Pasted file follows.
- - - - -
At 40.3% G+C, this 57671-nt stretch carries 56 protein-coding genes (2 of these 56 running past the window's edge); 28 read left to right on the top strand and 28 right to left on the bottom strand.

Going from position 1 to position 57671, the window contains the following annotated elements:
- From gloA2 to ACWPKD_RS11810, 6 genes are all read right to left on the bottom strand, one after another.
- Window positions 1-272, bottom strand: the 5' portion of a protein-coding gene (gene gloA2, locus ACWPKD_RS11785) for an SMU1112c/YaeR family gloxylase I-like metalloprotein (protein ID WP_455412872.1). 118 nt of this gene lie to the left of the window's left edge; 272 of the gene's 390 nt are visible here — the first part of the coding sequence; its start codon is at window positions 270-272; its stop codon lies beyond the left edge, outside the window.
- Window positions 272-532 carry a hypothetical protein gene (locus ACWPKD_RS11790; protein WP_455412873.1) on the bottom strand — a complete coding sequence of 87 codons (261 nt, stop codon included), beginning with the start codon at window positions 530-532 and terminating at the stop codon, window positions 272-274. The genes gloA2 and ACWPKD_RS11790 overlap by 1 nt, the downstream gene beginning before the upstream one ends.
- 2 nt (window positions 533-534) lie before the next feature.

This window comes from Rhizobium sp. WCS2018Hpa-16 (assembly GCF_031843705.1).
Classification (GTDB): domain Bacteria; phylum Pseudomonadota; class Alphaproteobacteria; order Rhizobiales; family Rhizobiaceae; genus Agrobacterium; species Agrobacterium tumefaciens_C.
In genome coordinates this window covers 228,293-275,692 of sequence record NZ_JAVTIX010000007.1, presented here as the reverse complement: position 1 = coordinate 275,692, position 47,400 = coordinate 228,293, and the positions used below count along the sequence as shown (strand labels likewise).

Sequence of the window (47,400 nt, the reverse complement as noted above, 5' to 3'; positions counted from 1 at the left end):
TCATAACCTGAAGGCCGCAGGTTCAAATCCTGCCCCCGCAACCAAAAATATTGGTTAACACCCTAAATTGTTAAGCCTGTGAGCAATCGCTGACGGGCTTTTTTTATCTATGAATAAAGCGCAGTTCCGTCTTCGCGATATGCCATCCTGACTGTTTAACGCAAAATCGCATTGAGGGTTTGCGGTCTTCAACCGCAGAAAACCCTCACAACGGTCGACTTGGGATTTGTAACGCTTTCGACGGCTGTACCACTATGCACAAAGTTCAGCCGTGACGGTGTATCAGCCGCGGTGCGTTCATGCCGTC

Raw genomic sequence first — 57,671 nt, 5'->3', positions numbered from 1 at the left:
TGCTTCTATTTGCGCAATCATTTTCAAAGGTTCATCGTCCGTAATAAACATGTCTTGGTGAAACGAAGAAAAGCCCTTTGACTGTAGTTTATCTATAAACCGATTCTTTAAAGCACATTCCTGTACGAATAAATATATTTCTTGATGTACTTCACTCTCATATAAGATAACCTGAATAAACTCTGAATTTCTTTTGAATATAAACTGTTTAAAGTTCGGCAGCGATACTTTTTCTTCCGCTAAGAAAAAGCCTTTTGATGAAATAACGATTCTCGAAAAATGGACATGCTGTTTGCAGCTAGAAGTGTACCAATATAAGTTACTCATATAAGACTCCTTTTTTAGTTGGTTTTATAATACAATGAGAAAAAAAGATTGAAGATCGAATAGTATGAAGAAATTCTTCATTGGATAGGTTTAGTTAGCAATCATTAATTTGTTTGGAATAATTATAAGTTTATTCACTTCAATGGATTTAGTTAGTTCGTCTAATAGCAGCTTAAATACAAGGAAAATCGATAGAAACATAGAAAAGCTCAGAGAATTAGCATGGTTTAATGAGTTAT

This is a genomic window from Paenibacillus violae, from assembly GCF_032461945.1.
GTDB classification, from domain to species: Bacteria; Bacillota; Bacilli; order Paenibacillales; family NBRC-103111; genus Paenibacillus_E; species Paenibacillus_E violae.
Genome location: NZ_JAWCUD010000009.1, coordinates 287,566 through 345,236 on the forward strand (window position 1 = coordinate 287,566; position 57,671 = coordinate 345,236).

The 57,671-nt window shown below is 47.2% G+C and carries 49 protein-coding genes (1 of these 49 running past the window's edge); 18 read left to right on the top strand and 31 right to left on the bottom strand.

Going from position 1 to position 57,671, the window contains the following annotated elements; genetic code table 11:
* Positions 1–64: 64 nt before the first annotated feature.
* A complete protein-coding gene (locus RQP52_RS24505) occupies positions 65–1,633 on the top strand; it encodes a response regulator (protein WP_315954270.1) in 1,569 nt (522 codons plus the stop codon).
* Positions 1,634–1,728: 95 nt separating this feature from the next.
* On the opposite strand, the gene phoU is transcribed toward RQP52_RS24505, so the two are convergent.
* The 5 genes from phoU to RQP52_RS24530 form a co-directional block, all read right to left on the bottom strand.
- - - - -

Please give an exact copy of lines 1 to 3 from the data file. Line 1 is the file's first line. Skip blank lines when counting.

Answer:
At 40.3% G+C, this 57671-nt stretch carries 56 protein-coding genes (2 of these 56 running past the window's edge); 28 read left to right on the top strand and 28 right to left on the bottom strand.

Going from position 1 to position 57671, the window contains the following annotated elements:
- From gloA2 to ACWPKD_RS11810, 6 genes are all read right to left on the bottom strand, one after another.